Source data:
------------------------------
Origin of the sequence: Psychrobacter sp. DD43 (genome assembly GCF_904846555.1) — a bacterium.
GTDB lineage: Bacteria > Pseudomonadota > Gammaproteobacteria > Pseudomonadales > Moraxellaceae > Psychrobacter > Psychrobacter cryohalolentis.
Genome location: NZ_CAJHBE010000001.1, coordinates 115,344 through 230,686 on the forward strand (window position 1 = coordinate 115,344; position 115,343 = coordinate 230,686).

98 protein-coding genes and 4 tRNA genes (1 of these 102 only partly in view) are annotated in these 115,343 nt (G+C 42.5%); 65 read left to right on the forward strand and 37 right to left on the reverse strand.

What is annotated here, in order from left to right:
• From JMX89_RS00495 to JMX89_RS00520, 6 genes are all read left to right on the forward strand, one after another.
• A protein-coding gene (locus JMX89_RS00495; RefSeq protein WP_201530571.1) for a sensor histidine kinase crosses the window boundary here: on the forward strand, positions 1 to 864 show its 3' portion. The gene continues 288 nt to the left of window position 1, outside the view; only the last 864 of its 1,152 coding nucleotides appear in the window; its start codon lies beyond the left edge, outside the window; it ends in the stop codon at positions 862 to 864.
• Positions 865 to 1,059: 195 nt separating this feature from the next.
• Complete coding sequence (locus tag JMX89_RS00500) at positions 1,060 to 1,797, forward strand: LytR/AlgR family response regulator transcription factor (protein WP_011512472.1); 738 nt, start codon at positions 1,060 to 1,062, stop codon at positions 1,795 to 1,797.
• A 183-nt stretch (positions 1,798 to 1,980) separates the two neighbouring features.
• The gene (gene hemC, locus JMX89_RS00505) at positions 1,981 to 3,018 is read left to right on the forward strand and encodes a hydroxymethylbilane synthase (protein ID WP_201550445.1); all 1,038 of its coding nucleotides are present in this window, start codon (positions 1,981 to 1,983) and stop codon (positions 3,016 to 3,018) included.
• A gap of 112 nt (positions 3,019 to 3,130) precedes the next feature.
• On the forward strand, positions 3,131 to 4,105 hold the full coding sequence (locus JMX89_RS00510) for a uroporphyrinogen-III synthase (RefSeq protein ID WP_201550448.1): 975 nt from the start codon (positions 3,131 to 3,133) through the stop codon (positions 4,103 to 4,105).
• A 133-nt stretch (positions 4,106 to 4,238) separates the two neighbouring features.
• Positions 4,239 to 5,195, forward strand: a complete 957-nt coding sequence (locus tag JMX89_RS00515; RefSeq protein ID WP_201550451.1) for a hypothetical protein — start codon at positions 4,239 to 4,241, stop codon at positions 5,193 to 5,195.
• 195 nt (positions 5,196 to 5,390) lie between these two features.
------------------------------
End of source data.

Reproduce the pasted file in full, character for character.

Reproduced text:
Origin of the sequence: Psychrobacter sp. DD43 (genome assembly GCF_904846555.1) — a bacterium.
GTDB lineage: Bacteria > Pseudomonadota > Gammaproteobacteria > Pseudomonadales > Moraxellaceae > Psychrobacter > Psychrobacter cryohalolentis.
Genome location: NZ_CAJHBE010000001.1, coordinates 115,344 through 230,686 on the forward strand (window position 1 = coordinate 115,344; position 115,343 = coordinate 230,686).

98 protein-coding genes and 4 tRNA genes (1 of these 102 only partly in view) are annotated in these 115,343 nt (G+C 42.5%); 65 read left to right on the forward strand and 37 right to left on the reverse strand.

What is annotated here, in order from left to right:
• From JMX89_RS00495 to JMX89_RS00520, 6 genes are all read left to right on the forward strand, one after another.
• A protein-coding gene (locus JMX89_RS00495; RefSeq protein WP_201530571.1) for a sensor histidine kinase crosses the window boundary here: on the forward strand, positions 1 to 864 show its 3' portion. The gene continues 288 nt to the left of window position 1, outside the view; only the last 864 of its 1,152 coding nucleotides appear in the window; its start codon lies beyond the left edge, outside the window; it ends in the stop codon at positions 862 to 864.
• Positions 865 to 1,059: 195 nt separating this feature from the next.
• Complete coding sequence (locus tag JMX89_RS00500) at positions 1,060 to 1,797, forward strand: LytR/AlgR family response regulator transcription factor (protein WP_011512472.1); 738 nt, start codon at positions 1,060 to 1,062, stop codon at positions 1,795 to 1,797.
• A 183-nt stretch (positions 1,798 to 1,980) separates the two neighbouring features.
• The gene (gene hemC, locus JMX89_RS00505) at positions 1,981 to 3,018 is read left to right on the forward strand and encodes a hydroxymethylbilane synthase (protein ID WP_201550445.1); all 1,038 of its coding nucleotides are present in this window, start codon (positions 1,981 to 1,983) and stop codon (positions 3,016 to 3,018) included.
• A gap of 112 nt (positions 3,019 to 3,130) precedes the next feature.
• On the forward strand, positions 3,131 to 4,105 hold the full coding sequence (locus JMX89_RS00510) for a uroporphyrinogen-III synthase (RefSeq protein ID WP_201550448.1): 975 nt from the start codon (positions 3,131 to 3,133) through the stop codon (positions 4,103 to 4,105).
• A 133-nt stretch (positions 4,106 to 4,238) separates the two neighbouring features.
• Positions 4,239 to 5,195, forward strand: a complete 957-nt coding sequence (locus tag JMX89_RS00515; RefSeq protein ID WP_201550451.1) for a hypothetical protein — start codon at positions 4,239 to 4,241, stop codon at positions 5,193 to 5,195.
• 195 nt (positions 5,196 to 5,390) lie between these two features.